Automation Server executes your processes and delivers them to the desktops and mobiles of every business user.
For introductory information about Automation Server, refer to Automation Server - system requirement.
When setting up Automation Server, you will need to make sure that your hardware meets with minimum requirements and that these are aligned to the sizing estimation of your project.
You may set up Automation Server either directly on physical servers or on virtual machines.
The information presented here considers guidelines for you to set up Automation Server, along with its other fundamental assets of the system architecture (such as the database engine or network aspects) on virtual machines (e.g., using VMWare products such as vSphere, Hyper-V, or cloud compute services such as Azure or Amazon WS).
VM Host characteristics
It is especially important for the host (physical servers) of VMs with databases, to have high-speed disks (e.g., SSD, high RPM).
The database in Bizagi will be constantly performing I/O operations.
You may check if your disk is SSD, or choose to look up the disk's exact manufacturer and model to get to know its RPM specification.
VM allocated resources (limits and reserved resources)
Whenever multiple VMs are configured on a shared host, it is strongly recommended that you tune how the resources are allocated and optimized for each VM.
Consider that each VM would still need to comply to minimum requirements and be aligned with recommended practices according to the type of service they support (e.g., either a Bizagi server or a database server), as described at System architecture recommended practices.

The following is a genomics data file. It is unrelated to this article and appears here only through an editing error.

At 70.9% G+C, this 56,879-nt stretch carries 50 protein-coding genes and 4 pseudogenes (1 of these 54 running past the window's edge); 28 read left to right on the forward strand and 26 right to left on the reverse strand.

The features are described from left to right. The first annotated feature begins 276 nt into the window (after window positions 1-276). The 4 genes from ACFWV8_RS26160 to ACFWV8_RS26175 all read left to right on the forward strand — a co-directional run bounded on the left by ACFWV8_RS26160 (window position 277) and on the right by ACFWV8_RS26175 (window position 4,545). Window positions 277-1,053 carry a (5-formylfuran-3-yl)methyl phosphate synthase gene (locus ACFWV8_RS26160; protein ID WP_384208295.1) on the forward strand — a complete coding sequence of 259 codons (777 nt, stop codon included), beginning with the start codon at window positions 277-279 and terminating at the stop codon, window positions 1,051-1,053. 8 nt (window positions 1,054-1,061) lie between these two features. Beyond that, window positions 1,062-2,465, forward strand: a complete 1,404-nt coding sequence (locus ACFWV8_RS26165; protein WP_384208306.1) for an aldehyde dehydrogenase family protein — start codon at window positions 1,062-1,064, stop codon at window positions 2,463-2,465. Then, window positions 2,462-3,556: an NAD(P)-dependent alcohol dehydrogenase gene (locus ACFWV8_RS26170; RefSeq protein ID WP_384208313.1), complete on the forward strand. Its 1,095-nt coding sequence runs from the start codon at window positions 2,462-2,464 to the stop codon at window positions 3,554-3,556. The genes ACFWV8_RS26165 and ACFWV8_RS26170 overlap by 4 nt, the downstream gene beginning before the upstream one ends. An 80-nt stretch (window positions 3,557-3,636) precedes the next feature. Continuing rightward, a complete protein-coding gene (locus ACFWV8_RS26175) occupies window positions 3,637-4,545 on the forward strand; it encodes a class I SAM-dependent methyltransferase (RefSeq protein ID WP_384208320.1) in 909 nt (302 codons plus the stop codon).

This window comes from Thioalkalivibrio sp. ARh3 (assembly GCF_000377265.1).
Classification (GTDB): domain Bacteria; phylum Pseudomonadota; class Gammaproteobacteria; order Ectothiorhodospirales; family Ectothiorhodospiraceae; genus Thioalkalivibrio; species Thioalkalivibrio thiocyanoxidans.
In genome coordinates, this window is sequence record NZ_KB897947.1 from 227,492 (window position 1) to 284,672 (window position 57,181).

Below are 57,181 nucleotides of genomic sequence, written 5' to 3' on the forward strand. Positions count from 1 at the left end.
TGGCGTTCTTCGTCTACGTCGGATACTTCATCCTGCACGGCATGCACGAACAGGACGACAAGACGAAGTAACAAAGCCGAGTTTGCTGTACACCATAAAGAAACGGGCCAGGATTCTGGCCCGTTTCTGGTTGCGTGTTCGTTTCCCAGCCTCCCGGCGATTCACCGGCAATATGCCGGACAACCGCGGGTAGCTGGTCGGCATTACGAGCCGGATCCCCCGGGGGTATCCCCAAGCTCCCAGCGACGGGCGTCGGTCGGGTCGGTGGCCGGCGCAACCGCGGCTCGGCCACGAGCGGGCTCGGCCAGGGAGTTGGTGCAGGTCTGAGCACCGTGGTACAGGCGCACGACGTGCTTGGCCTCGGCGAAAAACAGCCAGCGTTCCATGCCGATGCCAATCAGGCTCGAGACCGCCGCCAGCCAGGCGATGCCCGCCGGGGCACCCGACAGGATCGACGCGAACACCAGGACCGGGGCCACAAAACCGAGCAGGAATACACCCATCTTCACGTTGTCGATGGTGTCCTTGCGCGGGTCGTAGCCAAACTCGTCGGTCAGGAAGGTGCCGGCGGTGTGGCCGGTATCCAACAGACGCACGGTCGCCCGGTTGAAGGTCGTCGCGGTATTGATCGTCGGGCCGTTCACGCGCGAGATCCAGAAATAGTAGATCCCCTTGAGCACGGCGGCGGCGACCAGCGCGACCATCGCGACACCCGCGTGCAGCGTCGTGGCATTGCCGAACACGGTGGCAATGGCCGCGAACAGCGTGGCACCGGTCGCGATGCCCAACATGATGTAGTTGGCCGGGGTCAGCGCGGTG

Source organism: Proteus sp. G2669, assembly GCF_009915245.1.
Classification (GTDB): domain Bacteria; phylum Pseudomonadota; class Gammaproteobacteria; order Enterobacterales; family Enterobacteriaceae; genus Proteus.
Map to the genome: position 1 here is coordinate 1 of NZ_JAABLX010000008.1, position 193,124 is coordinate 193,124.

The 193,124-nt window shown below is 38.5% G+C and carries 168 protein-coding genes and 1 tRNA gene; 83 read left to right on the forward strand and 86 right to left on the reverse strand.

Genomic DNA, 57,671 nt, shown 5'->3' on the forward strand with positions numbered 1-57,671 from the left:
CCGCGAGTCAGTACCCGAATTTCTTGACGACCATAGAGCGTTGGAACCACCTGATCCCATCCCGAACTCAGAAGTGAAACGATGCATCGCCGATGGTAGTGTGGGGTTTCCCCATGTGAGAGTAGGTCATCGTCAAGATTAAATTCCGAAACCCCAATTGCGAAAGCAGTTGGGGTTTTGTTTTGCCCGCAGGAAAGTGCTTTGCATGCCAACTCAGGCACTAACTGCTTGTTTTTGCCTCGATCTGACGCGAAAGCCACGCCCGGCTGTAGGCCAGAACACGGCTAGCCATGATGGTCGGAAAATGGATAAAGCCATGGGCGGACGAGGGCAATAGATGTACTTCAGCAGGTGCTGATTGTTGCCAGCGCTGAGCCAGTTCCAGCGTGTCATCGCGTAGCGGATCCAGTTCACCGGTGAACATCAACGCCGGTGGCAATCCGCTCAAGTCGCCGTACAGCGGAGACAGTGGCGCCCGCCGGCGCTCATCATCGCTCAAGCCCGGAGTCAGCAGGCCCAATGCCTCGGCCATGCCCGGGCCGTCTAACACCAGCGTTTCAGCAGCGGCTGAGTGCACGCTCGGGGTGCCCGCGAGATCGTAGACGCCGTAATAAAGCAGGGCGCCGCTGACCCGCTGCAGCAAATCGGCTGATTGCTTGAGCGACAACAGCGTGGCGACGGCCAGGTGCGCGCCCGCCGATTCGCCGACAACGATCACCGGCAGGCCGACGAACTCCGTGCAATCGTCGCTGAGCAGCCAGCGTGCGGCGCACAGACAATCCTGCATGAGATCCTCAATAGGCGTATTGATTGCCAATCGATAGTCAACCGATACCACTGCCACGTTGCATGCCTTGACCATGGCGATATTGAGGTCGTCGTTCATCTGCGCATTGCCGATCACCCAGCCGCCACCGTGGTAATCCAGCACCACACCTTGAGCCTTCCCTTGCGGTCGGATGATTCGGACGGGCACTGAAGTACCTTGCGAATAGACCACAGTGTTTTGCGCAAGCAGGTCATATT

Thoroughly analyzing capacity and sizing, is specially useful to make sure that certain VMs use settings on explicit limits on the resources they can use, and similarly have a reserved amount of resources allocated for their continuous operation (regardless of how other VMs on the same host are performing).
This comes to be relevant especially if there is "contention" (CPU contention, RAM contention, etc).
The image below shows an example of how with vSphere, you can configure specific resource allocation for a VM regarding Disk usage (or CPU and memory):
For CPU, you may increase the default Shares and choose to explicitly assign processing (in MHz) for that VM exclusively (i.e, Reservation) or set a maximum usage limit:
A similar configuration is presented to configure memory (RAM):
The bottom line when using compute virtualization, is to make sure you are fully aware of the following:
•Virtual machines share a host, and some of that host's specifications are common and applicable to all of the virtual machines on top of it (such as disk speed).
•Others resources of the host are made available to virtual machines as a "pool of resources" (such as RAM and CPU), in a way that, virtual machines may end up competing over these type of resources. You may tune this behavior by conducting a thorough analysis so that you can optimize resource allocation separately for each different virtual machine (by setting limits or reservations accordingly).
•According to the above statements, the more virtual machines you set up on a same host, the more critical it becomes for you to tune and watch after how resources are handled by each virtual machine. Increasing the number of virtual machines on a same host may impact performance of common hardware resources which can't be reserved separately (such as disk speed).